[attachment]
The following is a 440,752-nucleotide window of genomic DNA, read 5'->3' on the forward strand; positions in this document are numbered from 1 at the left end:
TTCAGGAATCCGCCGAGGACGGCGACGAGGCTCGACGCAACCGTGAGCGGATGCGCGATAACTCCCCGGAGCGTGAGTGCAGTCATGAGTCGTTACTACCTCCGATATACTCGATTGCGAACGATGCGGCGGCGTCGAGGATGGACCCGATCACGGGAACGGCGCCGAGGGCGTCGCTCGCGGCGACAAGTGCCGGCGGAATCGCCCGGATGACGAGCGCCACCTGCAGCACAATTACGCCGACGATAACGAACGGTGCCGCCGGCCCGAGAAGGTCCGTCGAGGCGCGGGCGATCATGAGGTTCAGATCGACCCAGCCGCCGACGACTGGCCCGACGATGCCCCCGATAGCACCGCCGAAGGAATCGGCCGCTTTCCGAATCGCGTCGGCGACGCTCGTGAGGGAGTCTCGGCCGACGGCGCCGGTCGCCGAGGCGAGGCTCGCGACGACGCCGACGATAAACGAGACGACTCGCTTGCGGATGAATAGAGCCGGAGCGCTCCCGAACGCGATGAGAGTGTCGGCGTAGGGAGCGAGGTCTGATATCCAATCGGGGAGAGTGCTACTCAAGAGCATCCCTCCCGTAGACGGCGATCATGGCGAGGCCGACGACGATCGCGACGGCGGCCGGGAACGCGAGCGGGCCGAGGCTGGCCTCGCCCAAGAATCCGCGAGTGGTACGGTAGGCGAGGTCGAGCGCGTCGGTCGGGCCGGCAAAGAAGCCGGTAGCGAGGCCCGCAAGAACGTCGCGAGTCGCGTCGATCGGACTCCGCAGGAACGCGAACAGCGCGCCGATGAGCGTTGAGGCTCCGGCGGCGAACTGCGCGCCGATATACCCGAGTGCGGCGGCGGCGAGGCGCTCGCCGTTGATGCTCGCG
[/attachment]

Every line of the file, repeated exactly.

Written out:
The following is a 440,752-nucleotide window of genomic DNA, read 5'->3' on the forward strand; positions in this document are numbered from 1 at the left end:
TTCAGGAATCCGCCGAGGACGGCGACGAGGCTCGACGCAACCGTGAGCGGATGCGCGATAACTCCCCGGAGCGTGAGTGCAGTCATGAGTCGTTACTACCTCCGATATACTCGATTGCGAACGATGCGGCGGCGTCGAGGATGGACCCGATCACGGGAACGGCGCCGAGGGCGTCGCTCGCGGCGACAAGTGCCGGCGGAATCGCCCGGATGACGAGCGCCACCTGCAGCACAATTACGCCGACGATAACGAACGGTGCCGCCGGCCCGAGAAGGTCCGTCGAGGCGCGGGCGATCATGAGGTTCAGATCGACCCAGCCGCCGACGACTGGCCCGACGATGCCCCCGATAGCACCGCCGAAGGAATCGGCCGCTTTCCGAATCGCGTCGGCGACGCTCGTGAGGGAGTCTCGGCCGACGGCGCCGGTCGCCGAGGCGAGGCTCGCGACGACGCCGACGATAAACGAGACGACTCGCTTGCGGATGAATAGAGCCGGAGCGCTCCCGAACGCGATGAGAGTGTCGGCGTAGGGAGCGAGGTCTGATATCCAATCGGGGAGAGTGCTACTCAAGAGCATCCCTCCCGTAGACGGCGATCATGGCGAGGCCGACGACGATCGCGACGGCGGCCGGGAACGCGAGCGGGCCGAGGCTGGCCTCGCCCAAGAATCCGCGAGTGGTACGGTAGGCGAGGTCGAGCGCGTCGGTCGGGCCGGCAAAGAAGCCGGTAGCGAGGCCCGCAAGAACGTCGCGAGTCGCGTCGATCGGACTCCGCAGGAACGCGAACAGCGCGCCGATGAGCGTTGAGGCTCCGGCGGCGAACTGCGCGCCGATATACCCGAGTGCGGCGGCGGCGAGGCGCTCGCCGTTGATGCTCGCG